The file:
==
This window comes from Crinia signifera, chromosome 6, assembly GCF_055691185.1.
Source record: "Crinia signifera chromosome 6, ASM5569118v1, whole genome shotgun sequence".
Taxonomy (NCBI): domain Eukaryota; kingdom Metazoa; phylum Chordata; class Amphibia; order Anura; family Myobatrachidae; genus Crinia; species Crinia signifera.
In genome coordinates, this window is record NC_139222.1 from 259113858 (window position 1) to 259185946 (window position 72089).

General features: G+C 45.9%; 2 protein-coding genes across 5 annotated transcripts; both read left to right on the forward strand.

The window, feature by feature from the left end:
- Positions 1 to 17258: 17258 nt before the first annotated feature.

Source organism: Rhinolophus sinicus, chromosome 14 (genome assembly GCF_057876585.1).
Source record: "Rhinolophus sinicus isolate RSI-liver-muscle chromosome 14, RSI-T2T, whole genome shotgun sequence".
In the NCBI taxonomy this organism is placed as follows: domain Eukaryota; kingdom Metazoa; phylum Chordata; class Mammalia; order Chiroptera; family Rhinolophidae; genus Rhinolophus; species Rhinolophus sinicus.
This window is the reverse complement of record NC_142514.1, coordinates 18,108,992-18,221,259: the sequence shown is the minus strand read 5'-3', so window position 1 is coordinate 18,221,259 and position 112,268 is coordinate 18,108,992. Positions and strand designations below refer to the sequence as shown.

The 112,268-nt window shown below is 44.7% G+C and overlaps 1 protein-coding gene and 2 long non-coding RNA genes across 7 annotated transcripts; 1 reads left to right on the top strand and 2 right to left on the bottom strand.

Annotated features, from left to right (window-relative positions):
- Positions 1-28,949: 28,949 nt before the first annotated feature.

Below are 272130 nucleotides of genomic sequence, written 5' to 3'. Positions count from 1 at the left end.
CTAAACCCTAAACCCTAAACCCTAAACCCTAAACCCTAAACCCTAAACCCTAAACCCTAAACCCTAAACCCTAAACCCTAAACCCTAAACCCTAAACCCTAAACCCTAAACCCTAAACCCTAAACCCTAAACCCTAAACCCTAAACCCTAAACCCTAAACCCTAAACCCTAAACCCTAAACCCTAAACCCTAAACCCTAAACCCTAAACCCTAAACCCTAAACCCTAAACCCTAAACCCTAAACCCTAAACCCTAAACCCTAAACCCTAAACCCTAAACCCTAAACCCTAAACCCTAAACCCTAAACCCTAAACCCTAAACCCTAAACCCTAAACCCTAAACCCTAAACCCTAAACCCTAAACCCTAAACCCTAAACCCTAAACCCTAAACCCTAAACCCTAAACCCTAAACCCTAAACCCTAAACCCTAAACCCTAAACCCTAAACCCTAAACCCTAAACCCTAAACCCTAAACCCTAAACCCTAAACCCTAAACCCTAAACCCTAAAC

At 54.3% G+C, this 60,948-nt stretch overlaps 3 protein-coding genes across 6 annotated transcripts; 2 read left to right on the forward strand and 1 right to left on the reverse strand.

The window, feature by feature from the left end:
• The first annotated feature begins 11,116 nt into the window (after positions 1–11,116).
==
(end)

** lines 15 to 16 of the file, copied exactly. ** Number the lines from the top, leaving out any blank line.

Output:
Below are 272130 nucleotides of genomic sequence, written 5' to 3'. Positions count from 1 at the left end.
CTAAACCCTAAACCCTAAACCCTAAACCCTAAACCCTAAACCCTAAACCCTAAACCCTAAACCCTAAACCCTAAACCCTAAACCCTAAACCCTAAACCCTAAACCCTAAACCCTAAACCCTAAACCCTAAACCCTAAACCCTAAACCCTAAACCCTAAACCCTAAACCCTAAACCCTAAACCCTAAACCCTAAACCCTAAACCCTAAACCCTAAACCCTAAACCCTAAACCCTAAACCCTAAACCCTAAACCCTAAACCCTAAACCCTAAACCCTAAACCCTAAACCCTAAACCCTAAACCCTAAACCCTAAACCCTAAACCCTAAACCCTAAACCCTAAACCCTAAACCCTAAACCCTAAACCCTAAACCCTAAACCCTAAACCCTAAACCCTAAACCCTAAACCCTAAACCCTAAACCCTAAACCCTAAACCCTAAACCCTAAACCCTAAACCCTAAACCCTAAACCCTAAACCCTAAACCCTAAACCCTAAACCCTAAACCCTAAAC